Genre: Comedy / Slice Of Life
Version reviewed: Japanese Subtitled
Date of Review: 19 Sep 2013
Afterschool Tea Time goes to London!
Taking place in parallel to the timeline of the second season of the television series, Yui, Ritsu, Mio, and Tsumugi have some business to take care of as seniors. First, they have decided that they need to find a way to thank Azusa for everything she’s done to contribute to Afterschool Tea Time’s success. Then there is the matter of their graduation trip… the Light Music Club still hasn’t planned theirs yet, but how to decide where to go?
The K-ON! movie is a fine sendoff to the animated series, though it’s not truly an “end” since the events in it take place up to and during the final episode. The film’s main purpose is to provide backstory for one of the final scenes in the series, as well as pay off the setup given in one of the post-series specials (which itself was a lead-in to this movie). It may not sound all that impressive from that description, but the long-form version of K-ON! actually does work quite well.
The K-ON! movie is about the same length as four episodes would be, but the pacing has been managed to work as a film, so it doesn’t feel like watching a sequence of episodes or even an extended episode. Once things get going, it’s easy to get caught up in the story and just let it take you along for the ride – or perhaps flight is a better word in this case. Without spoiling anything, I can say that the first ten minutes or so of the film is perhaps one of the best moments in the entire series. It’s definitely one of my favorite moments, at least.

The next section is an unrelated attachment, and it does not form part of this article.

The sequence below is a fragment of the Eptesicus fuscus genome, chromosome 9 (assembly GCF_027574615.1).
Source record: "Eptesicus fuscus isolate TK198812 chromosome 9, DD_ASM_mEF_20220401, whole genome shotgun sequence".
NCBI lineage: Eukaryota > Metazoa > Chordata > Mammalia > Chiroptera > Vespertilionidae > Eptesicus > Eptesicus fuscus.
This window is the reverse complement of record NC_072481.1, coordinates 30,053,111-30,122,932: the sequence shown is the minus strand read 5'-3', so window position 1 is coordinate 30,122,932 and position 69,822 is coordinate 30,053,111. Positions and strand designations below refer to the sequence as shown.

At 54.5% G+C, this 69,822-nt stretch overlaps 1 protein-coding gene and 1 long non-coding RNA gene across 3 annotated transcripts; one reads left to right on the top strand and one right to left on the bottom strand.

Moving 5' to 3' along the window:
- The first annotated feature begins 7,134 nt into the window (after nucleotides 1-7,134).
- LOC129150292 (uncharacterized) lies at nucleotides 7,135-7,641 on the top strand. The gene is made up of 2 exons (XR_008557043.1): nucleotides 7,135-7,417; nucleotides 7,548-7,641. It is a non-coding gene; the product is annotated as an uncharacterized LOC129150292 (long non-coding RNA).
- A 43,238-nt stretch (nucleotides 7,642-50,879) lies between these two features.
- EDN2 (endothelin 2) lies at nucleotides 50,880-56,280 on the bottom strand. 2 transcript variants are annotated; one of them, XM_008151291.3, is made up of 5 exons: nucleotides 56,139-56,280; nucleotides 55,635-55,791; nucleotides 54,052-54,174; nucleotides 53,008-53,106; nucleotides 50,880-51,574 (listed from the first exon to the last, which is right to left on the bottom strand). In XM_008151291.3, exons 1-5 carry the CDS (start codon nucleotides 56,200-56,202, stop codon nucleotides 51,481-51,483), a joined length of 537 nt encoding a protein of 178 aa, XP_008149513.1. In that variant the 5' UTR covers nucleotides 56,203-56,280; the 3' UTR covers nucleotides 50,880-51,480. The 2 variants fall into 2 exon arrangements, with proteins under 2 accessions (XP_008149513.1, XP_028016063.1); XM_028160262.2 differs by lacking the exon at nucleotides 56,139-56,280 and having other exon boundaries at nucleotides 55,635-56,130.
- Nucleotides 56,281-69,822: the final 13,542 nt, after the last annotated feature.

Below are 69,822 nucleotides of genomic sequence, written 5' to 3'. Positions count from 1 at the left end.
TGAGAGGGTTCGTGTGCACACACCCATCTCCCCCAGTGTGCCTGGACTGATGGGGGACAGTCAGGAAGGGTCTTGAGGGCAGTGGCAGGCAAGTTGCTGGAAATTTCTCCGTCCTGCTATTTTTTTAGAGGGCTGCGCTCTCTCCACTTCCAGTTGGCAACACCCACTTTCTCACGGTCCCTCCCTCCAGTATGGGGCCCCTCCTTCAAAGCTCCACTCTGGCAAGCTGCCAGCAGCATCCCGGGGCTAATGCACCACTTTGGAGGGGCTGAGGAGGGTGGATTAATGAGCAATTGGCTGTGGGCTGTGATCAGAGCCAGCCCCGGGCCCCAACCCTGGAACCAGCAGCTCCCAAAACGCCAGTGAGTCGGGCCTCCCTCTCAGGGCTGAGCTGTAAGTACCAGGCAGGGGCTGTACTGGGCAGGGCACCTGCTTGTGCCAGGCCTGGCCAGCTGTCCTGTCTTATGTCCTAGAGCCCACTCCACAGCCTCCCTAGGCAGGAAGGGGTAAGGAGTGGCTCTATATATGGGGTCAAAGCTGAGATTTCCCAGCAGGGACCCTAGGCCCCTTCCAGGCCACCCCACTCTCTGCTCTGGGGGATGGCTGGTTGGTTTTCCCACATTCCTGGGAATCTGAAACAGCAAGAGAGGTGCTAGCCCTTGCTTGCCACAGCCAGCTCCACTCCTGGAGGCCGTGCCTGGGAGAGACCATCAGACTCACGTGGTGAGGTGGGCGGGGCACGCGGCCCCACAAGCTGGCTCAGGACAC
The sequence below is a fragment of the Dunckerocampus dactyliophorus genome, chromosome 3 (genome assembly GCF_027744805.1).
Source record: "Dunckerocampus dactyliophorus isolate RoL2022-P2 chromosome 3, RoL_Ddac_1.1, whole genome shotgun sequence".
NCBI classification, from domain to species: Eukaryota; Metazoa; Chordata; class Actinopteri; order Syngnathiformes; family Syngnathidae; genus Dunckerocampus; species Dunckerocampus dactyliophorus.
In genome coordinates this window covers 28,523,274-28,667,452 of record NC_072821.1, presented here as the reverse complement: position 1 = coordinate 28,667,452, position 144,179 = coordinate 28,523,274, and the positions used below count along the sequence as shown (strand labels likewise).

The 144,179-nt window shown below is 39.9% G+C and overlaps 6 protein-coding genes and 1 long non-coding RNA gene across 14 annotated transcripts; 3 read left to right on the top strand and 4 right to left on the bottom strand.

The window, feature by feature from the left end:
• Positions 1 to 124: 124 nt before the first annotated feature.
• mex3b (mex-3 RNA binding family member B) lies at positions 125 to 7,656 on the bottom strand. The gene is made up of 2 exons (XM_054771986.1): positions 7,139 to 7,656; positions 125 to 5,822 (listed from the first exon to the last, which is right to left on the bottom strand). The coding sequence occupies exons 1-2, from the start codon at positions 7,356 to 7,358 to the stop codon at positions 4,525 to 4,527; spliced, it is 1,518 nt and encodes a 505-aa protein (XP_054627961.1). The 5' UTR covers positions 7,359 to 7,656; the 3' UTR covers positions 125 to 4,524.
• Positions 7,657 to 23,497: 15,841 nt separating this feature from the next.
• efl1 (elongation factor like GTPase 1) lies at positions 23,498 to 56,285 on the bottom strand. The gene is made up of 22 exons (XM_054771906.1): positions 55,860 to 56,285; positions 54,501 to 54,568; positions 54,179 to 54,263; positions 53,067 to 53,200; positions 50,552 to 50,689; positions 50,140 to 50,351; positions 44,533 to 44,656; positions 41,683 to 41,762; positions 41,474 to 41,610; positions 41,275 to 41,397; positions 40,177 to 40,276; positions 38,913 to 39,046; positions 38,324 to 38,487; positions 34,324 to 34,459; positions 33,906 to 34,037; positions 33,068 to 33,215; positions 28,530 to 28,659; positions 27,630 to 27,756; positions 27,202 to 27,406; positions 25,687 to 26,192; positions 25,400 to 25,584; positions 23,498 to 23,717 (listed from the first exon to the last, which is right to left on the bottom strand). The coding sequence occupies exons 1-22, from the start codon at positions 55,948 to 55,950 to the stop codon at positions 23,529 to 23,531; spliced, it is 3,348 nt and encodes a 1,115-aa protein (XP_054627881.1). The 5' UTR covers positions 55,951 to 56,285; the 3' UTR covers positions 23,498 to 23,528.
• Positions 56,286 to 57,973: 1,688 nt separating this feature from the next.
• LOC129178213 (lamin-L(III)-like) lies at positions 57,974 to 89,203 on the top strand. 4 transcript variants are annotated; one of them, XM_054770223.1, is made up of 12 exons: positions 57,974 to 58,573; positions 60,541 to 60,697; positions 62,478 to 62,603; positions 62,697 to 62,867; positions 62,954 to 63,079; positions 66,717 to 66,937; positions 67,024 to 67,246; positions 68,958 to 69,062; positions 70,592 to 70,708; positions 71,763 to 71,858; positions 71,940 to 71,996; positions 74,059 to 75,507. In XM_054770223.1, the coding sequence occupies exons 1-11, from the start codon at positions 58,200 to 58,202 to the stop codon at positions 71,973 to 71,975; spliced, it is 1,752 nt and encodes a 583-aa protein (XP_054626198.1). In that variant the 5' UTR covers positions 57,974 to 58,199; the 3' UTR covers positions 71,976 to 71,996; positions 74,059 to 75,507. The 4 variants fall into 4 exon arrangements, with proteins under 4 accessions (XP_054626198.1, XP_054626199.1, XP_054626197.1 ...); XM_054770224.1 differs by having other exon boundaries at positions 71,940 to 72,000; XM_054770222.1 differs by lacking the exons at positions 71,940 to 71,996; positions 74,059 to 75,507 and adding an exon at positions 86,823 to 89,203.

One fun thing about this film – which may be lost in the English version, though I haven’t seen that and can’t say for sure – is that since the girls go to London, once they get there, everyone they meet (taxi drivers, hotel clerks, and so on) speaks English, so their knowledge of the language gets put to the test when they have to interact with them. It also seems that the Japanese studio got native English speakers to do these small parts, so it doesn’t sound like a Japanese person speaking stilted English. That said, the English parts are still a little wooden, but I’d probably chalk that up to the Japanese staff not being able to direct actors in another language as effectively as their own.
This film is a no-brainer for fans of the series. If you enjoyed the series, you’ll definitely enjoy the movie. The only audience which may not be able to fully appreciate the K-ON! movie are those who have not seen the series, as there is absolutely no backstory in the movie. All of the background is found in the television series, so unless you’ve seen that, there won’t be much context for the movie. That may limit the film’s appeal somewhat, but considering it was probably made with existing fans of the franchise already in mind as the target audience, it’s a logical approach.
On a final note, if you’re interested in a film about a high school girls’ rock band which doesn’t require any previous knowledge, I highly recommend seeking out Linda Linda Linda, a live-action film which is an easy choice for fans of K-ON!